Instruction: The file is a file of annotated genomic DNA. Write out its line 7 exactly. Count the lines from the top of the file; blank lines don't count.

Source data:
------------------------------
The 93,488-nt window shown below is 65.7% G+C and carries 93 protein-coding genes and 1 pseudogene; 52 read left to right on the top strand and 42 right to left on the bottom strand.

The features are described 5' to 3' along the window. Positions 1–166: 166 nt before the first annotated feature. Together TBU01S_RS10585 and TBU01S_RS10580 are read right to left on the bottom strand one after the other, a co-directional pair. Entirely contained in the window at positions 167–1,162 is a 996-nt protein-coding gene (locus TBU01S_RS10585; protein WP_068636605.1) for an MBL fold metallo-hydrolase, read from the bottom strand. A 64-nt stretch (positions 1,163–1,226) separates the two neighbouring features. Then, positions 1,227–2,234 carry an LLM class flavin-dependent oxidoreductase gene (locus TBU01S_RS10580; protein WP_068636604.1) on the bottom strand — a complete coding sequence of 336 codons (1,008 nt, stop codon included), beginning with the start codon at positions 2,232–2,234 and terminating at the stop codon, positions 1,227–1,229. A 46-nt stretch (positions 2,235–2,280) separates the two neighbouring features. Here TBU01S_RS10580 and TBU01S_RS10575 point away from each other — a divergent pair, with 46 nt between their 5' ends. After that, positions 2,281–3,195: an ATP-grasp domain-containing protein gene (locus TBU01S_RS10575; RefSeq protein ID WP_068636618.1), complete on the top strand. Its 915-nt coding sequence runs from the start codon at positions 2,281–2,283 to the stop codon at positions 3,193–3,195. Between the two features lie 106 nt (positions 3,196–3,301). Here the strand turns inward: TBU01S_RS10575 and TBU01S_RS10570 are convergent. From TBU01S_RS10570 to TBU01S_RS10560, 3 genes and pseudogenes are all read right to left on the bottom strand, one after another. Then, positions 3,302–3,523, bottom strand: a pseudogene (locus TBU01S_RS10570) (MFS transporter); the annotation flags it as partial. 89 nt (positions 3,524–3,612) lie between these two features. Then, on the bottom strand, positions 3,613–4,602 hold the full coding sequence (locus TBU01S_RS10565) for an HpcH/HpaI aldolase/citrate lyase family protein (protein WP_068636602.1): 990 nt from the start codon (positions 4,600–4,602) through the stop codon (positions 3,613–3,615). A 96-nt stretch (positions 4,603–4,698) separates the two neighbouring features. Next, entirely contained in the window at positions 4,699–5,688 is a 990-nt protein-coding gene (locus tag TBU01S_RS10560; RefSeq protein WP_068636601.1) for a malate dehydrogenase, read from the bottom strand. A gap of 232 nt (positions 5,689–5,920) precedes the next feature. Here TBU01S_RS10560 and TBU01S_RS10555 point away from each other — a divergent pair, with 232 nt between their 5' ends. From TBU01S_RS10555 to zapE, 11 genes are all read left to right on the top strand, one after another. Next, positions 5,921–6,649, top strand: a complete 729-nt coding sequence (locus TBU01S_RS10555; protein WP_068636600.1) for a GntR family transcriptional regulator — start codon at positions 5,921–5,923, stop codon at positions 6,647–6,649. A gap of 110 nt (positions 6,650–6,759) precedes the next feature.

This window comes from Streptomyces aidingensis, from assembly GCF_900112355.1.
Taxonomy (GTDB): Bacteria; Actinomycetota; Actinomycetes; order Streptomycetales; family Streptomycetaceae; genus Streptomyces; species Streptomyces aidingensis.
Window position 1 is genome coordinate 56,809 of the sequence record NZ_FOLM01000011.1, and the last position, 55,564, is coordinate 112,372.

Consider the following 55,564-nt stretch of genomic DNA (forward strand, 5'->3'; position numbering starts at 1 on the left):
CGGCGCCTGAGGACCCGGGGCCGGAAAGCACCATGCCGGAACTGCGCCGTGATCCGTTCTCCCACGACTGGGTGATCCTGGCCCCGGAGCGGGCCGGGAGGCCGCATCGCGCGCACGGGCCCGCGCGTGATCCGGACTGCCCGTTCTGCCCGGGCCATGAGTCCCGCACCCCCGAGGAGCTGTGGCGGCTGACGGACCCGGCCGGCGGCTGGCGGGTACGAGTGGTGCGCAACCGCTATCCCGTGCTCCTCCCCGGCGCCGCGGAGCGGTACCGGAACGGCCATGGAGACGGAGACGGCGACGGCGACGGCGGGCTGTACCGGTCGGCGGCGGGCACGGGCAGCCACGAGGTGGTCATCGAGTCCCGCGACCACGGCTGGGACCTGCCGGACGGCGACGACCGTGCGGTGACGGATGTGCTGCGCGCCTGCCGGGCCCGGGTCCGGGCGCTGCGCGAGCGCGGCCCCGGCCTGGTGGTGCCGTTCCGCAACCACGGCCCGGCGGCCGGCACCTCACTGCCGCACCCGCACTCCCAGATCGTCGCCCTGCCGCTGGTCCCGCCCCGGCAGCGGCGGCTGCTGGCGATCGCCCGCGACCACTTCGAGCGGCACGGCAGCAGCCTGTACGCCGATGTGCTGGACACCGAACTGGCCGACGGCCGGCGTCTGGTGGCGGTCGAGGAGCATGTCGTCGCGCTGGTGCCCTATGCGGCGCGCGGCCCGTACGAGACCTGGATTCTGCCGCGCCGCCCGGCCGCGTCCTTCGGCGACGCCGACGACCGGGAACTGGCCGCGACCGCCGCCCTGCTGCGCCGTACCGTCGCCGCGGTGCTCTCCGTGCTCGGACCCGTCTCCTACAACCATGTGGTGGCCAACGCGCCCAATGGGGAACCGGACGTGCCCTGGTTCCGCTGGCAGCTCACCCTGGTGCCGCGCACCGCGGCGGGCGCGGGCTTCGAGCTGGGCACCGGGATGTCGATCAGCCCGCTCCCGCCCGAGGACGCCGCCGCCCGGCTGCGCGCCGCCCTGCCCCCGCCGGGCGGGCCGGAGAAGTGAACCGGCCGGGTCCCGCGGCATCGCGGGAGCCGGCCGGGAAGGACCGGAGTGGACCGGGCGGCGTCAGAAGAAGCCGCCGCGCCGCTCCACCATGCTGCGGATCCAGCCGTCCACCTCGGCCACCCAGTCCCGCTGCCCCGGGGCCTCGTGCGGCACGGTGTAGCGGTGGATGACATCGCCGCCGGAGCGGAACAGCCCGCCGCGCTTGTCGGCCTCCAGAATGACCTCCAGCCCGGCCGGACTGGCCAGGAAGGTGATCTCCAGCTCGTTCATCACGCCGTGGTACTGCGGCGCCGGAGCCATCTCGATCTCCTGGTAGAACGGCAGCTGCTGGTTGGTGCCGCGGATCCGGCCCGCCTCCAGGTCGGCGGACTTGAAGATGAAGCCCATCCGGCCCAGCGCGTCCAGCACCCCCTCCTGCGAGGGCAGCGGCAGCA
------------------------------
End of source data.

CGGCGCCTGAGGACCCGGGGCCGGAAAGCACCATGCCGGAACTGCGCCGTGATCCGTTCTCCCACGACTGGGTGATCCTGGCCCCGGAGCGGGCCGGGAGGCCGCATCGCGCGCACGGGCCCGCGCGTGATCCGGACTGCCCGTTCTGCCCGGGCCATGAGTCCCGCACCCCCGAGGAGCTGTGGCGGCTGACGGACCCGGCCGGCGGCTGGCGGGTACGAGTGGTGCGCAACCGCTATCCCGTGCTCCTCCCCGGCGCCGCGGAGCGGTACCGGAACGGCCATGGAGACGGAGACGGCGACGGCGACGGCGGGCTGTACCGGTCGGCGGCGGGCACGGGCAGCCACGAGGTGGTCATCGAGTCCCGCGACCACGGCTGGGACCTGCCGGACGGCGACGACCGTGCGGTGACGGATGTGCTGCGCGCCTGCCGGGCCCGGGTCCGGGCGCTGCGCGAGCGCGGCCCCGGCCTGGTGGTGCCGTTCCGCAACCACGGCCCGGCGGCCGGCACCTCACTGCCGCACCCGCACTCCCAGATCGTCGCCCTGCCGCTGGTCCCGCCCCGGCAGCGGCGGCTGCTGGCGATCGCCCGCGACCACTTCGAGCGGCACGGCAGCAGCCTGTACGCCGATGTGCTGGACACCGAACTGGCCGACGGCCGGCGTCTGGTGGCGGTCGAGGAGCATGTCGTCGCGCTGGTGCCCTATGCGGCGCGCGGCCCGTACGAGACCTGGATTCTGCCGCGCCGCCCGGCCGCGTCCTTCGGCGACGCCGACGACCGGGAACTGGCCGCGACCGCCGCCCTGCTGCGCCGTACCGTCGCCGCGGTGCTCTCCGTGCTCGGACCCGTCTCCTACAACCATGTGGTGGCCAACGCGCCCAATGGGGAACCGGACGTGCCCTGGTTCCGCTGGCAGCTCACCCTGGTGCCGCGCACCGCGGCGGGCGCGGGCTTCGAGCTGGGCACCGGGATGTCGATCAGCCCGCTCCCGCCCGAGGACGCCGCCGCCCGGCTGCGCGCCGCCCTGCCCCCGCCGGGCGGGCCGGAGAAGTGAACCGGCCGGGTCCCGCGGCATCGCGGGAGCCGGCCGGGAAGGACCGGAGTGGACCGGGCGGCGTCAGAAGAAGCCGCCGCGCCGCTCCACCATGCTGCGGATCCAGCCGTCCACCTCGGCCACCCAGTCCCGCTGCCCCGGGGCCTCGTGCGGCACGGTGTAGCGGTGGATGACATCGCCGCCGGAGCGGAACAGCCCGCCGCGCTTGTCGGCCTCCAGAATGACCTCCAGCCCGGCCGGACTGGCCAGGAAGGTGATCTCCAGCTCGTTCATCACGCCGTGGTACTGCGGCGCCGGAGCCATCTCGATCTCCTGGTAGAACGGCAGCTGCTGGTTGGTGCCGCGGATCCGGCCCGCCTCCAGGTCGGCGGACTTGAAGATGAAGCCCATCCGGCCCAGCGCGTCCAGCACCCCCTCCTGCGAGGGCAGCGGCAGCA